How to sign up for Google Labs - and 5 reasons why you should

Google has plenty of generative AI tools in the works, including new ones that just launched at I/O, and you can start testing them now.
Written by Sabrina Ortiz, Editor
Google Labs

When you think of Google's AI tech, you might only think of its AI chatbot -- Gemini. You should know that the company has many other generative AI experiments, for enhancing your workflow, helping you generate music, optimizing your search experience, and more. Although Google hasn't officially released many of these projects broadly yet, you can try them out via Google Labs, the company's platform for testing ideas for features and products. 

Also: Meet Veo, Google's most advanced text-to-video generator, unveiled at Google I/O 2024

At Google l/O 2024, the company unveiled several exciting AI updates and projects, including an improved AI-infused Search experience, a major NotebookLM upgrade, and a new Illuminate experiment.

Another major Labs perk is that users can provide feedback, ultimately impacting whether the experiments are deployed and what changes are made before they are released. Keep reading to learn why you should join Google Labs and how to access each experiment.

1. AI Overviews in Search 


When Google first unveiled the Search Generative Experience (SGE), its AI-infused version of Google Search, you had to opt into Search Labs to get access. By opting in, you gained access to AI insights at the top of your search results page, which displays a summary of the information Google expects will satisfy your query. 

At Google I/O, the company announced that AI Overviews, supported by a new Gemini model customized for Google Search, are now available to everyone in the US. 

Also: The 4 biggest Google Search features announced at Google I/O 2024

Even though the feature is rolling out to everyone, if you opt in to AI Overviews in Labs, you will get priority access. So, if this feature interests you, you should sign up.

2. NotebookLM

Screenshot by Sabrina Ortiz/ZDNET

Last summer, Google launched NotebookLM, its "AI-first Notebook," which works with the content you input to summarize, explain, and provide you with key topics and questions you can ask to understand the material better.

Also: How to use Google's AI-powered NotebookLM to organize your research

You can insert a Google Doc, a PDF, or copied text, and then ask questions about the content or have NotebookLM auto-generate content from your inputs. This can be especially helpful if you are a student and input all of your class notes and materials into NotebookLM, which can not only help you stay organized, but also add AI assistance to your notes.

To test it out, I inserted a PDF of my own article, and then, within seconds, NotebookLM provided me with an accurate AI-generated summary. You can see my results in the image above. 

At Google I/O, the company supercharged NotebookLM with an upgrade to Gemini 1.5 Pro. In addition to giving NotebookLM a longer context window, meaning users can upload more materials, the upgrade also gives NotebookLM the ability to output audio responses, meaning NotebookLM can take your content and generate an interactive audio conversation.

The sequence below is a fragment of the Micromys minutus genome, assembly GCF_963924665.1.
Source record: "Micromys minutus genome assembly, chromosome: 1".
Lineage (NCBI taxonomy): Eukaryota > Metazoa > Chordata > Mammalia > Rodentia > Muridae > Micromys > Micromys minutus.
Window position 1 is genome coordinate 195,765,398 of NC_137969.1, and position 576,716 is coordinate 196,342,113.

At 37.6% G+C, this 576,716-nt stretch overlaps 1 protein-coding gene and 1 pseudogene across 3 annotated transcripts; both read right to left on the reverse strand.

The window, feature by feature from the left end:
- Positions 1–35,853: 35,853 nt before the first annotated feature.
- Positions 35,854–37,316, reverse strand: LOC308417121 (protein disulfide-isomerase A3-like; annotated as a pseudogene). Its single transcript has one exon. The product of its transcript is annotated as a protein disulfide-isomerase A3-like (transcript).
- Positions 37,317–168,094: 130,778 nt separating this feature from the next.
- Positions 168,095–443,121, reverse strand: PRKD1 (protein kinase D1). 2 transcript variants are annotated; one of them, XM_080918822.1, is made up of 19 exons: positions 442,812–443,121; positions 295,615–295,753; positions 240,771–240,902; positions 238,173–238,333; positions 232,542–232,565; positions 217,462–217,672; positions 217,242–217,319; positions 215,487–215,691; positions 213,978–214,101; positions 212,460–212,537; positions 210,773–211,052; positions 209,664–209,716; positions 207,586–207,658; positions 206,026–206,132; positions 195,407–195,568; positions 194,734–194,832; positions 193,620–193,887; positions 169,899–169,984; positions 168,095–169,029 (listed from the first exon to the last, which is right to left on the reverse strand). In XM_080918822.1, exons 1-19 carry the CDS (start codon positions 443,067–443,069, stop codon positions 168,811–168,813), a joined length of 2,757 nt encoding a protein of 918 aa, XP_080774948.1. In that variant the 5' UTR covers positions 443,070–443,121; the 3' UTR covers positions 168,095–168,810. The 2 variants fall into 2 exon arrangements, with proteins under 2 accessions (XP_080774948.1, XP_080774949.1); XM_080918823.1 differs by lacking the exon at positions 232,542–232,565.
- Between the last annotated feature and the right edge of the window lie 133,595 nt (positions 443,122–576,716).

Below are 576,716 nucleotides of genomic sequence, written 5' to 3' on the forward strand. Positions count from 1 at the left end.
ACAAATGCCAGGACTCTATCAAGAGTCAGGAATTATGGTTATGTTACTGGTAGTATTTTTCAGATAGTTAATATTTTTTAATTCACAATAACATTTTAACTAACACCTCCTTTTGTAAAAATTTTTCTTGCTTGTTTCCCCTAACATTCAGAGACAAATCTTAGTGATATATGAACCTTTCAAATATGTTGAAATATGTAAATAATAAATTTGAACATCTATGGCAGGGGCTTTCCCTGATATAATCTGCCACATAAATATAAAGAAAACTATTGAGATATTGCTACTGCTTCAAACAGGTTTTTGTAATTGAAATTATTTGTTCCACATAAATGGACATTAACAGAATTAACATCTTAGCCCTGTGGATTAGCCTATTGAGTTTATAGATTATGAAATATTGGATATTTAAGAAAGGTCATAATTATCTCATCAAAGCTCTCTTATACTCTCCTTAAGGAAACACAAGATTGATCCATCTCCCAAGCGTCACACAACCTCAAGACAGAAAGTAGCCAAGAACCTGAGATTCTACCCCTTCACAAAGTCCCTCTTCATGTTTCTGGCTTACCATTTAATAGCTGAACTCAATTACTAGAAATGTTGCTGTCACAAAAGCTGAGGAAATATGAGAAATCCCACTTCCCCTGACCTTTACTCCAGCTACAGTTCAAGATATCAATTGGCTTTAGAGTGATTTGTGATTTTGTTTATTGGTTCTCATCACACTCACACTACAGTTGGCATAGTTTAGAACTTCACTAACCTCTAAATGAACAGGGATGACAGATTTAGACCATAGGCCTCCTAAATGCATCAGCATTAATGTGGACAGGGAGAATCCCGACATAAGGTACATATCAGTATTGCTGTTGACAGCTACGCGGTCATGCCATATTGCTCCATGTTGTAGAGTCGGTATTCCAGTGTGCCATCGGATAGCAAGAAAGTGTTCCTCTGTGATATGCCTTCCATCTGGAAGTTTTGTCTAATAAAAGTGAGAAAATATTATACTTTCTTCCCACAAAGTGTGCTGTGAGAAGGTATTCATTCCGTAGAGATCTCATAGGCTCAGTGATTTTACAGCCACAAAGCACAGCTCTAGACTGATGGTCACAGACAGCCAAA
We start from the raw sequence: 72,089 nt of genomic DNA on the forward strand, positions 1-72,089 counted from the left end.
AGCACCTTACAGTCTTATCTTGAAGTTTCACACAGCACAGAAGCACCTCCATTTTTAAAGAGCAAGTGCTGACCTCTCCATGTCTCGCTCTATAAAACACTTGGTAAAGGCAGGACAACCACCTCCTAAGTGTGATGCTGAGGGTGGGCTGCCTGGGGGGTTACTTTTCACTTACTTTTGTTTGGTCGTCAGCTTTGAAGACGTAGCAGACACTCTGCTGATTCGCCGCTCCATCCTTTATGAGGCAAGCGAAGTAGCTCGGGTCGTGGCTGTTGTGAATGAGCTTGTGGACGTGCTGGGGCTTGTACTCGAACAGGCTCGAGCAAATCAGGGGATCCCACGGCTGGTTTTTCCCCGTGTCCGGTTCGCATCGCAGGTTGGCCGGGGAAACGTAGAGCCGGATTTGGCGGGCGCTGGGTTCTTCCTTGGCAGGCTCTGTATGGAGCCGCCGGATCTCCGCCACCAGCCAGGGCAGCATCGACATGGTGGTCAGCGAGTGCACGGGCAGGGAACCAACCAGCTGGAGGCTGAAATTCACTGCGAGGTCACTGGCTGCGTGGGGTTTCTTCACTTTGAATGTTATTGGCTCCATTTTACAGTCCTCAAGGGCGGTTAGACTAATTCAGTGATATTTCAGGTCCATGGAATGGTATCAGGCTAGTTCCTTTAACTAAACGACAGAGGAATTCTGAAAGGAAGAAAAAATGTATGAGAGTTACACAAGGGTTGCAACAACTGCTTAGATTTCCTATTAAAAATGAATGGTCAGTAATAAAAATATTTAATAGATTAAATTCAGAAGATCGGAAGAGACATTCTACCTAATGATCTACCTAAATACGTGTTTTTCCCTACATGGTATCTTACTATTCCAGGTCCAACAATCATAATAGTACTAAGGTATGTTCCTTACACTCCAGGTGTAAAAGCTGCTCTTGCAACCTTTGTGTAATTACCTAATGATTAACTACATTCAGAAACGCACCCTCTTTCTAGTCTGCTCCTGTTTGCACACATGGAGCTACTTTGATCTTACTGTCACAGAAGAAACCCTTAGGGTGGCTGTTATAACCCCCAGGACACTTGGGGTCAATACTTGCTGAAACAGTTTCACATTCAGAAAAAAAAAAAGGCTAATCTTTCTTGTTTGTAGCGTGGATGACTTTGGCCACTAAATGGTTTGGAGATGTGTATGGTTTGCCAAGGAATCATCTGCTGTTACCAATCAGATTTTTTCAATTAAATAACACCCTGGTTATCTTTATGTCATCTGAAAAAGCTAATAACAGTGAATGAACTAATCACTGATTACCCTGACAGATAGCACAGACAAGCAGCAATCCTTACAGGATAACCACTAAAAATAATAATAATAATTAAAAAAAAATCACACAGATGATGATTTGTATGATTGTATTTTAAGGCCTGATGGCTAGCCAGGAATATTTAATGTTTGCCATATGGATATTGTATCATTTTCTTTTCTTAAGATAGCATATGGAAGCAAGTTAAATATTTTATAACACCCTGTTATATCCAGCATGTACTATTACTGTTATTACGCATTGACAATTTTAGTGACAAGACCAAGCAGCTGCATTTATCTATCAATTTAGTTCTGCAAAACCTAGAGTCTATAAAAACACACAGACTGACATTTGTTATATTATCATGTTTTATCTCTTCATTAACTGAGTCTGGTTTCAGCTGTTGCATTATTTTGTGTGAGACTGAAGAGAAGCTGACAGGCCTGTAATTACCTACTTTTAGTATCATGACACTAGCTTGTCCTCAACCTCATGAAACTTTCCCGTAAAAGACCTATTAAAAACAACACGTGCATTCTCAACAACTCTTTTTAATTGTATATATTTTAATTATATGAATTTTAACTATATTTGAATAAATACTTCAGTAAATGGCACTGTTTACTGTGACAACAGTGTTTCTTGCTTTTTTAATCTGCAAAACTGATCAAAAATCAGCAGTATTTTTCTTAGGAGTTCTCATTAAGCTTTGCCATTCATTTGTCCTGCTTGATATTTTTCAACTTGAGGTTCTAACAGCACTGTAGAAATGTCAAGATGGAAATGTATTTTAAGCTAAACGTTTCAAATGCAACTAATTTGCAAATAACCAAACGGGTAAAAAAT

3. MusicFX

Screenshot by Sabrina Ortiz/ZDNET

To generate music, you no longer have to have a good understanding of the topic. Rather, you can use AI with MusicFX. This is definitely more of a fun experimental tool than one that will increase your productivity. 

Also: Meet Gemini AI Live: Like FaceTiming with a friend who knows everything

All you need to do is type in a prompt of what you'd like to hear and then, within seconds, your track will be available for your listening pleasure. You can even download or share your masterpiece.

4. Illuminate 

Screenshot by Sabrina Ortiz/ZDNET

Research papers tend to be long and use a lot of technical jargon that can be difficult to understand. Illuminate is a new Google Labs experiment that aims to help you break down research papers into short audio conversations.

Also: Google's new 'Ask Photos' AI solves a problem I have every day

Illuminate uses AI to adjust the content to your learning preferences so that you can have an easier time understanding the material. You can access the waitlist and learn more about Illuminate by visiting Google Labs.

5. Submitting your own generative AI experiment

Labs experiment submission
Screenshot by Sabrina Ortiz/ZDNET

If you are a developer working on personal AI projects, you can share them with Google for a chance to be featured in Google's experiment gallery. 

Google is looking for "projects that push the boundaries of what code can do. Projects with unique visual aesthetics. Projects that help inspire other coders." The page includes different criteria that the company is looking for, as well as the form to submit the experiment's details. 


How do you join Google Labs? 

If you're interested in trying any of these experiments or future ones, sign up for Google Labs. All you have to do is visit the Google Labs homepage and then click on the experiment you want to try. Depending on the experiment, the sign-up process may vary, but generally, it will prompt you to sign in to your personal Google account or create a new one. Remember to use your personal account because many features, including SGE, are blocked for workplace accounts.

Also: 3 new Gemini Advanced features unveiled at Google I/O 2024

Other experiments have specific instructions that you need to follow to be an early user. If the experiment you signed up for has a waitlist, keep a close eye on your email, which is where you will be notified when you get off the list. 

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